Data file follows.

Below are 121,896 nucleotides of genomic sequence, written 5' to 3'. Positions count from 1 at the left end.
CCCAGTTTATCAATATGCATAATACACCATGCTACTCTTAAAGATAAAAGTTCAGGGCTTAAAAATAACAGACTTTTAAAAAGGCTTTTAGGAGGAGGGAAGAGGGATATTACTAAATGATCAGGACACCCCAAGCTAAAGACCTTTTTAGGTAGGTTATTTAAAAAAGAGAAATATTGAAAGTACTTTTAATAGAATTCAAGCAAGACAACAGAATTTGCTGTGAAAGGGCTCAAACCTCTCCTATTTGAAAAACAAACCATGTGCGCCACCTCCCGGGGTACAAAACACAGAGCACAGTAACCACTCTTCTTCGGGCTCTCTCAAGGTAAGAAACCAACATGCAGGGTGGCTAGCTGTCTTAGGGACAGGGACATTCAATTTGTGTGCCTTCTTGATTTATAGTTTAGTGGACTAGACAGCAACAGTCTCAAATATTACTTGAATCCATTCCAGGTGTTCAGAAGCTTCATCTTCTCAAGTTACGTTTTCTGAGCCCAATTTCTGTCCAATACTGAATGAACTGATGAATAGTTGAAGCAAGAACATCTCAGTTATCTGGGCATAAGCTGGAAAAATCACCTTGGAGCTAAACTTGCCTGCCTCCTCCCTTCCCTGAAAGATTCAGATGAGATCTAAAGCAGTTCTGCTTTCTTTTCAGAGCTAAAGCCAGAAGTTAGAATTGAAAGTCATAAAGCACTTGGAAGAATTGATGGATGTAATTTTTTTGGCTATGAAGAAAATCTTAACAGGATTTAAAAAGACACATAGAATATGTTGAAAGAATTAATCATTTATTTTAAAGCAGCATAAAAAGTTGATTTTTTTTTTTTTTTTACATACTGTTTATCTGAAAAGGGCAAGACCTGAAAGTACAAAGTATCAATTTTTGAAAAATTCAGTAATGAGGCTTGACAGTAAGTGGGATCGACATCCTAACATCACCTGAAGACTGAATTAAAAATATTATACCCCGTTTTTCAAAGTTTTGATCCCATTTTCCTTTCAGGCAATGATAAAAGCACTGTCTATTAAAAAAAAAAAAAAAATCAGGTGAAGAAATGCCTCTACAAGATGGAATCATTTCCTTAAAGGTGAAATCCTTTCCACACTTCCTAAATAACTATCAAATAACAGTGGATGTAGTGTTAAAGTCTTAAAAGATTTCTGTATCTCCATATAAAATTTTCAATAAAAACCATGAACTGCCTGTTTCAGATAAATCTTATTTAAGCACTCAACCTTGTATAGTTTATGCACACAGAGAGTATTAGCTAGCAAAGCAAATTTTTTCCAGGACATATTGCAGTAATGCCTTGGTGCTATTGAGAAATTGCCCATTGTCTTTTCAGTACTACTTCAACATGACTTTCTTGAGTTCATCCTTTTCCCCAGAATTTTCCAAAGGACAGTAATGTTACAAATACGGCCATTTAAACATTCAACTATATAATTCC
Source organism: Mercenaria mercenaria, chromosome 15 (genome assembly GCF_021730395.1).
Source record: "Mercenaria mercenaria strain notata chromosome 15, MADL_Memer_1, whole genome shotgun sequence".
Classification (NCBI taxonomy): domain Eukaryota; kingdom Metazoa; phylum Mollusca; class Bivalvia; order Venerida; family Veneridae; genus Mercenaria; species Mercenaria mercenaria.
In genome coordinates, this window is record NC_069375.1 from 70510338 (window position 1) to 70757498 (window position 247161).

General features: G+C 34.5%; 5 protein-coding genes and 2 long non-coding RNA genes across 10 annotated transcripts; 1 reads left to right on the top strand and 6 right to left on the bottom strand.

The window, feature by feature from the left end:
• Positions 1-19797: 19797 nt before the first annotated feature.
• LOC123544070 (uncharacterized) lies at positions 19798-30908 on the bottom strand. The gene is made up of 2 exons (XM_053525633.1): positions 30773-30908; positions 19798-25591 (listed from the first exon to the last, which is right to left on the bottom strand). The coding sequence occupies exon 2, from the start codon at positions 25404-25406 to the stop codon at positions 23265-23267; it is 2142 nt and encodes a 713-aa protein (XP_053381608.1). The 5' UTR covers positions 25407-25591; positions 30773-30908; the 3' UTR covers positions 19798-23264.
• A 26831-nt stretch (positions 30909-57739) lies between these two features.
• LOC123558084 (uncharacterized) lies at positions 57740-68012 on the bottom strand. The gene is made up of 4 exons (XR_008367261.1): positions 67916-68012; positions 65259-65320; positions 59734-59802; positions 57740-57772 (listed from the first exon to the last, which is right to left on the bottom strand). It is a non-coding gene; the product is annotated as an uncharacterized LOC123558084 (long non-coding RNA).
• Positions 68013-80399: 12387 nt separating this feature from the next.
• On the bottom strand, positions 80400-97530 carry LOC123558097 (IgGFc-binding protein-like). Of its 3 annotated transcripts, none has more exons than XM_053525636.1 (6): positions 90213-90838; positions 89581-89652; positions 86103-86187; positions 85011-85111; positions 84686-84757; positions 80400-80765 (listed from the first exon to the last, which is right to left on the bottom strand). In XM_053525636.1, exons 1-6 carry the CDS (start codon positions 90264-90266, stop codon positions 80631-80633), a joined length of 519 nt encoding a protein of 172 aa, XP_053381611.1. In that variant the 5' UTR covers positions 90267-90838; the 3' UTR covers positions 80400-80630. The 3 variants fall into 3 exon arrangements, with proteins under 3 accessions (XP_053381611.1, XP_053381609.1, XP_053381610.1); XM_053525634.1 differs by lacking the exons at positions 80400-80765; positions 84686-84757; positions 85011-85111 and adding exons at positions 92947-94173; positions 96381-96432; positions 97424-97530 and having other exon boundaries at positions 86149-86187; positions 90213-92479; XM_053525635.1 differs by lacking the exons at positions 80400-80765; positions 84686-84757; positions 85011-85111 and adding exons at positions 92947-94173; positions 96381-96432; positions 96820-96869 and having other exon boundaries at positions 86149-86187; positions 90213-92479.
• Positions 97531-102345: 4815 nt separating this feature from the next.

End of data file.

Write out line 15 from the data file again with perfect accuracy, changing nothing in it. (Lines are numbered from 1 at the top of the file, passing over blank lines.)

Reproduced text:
• Positions 97531-102345: 4815 nt separating this feature from the next.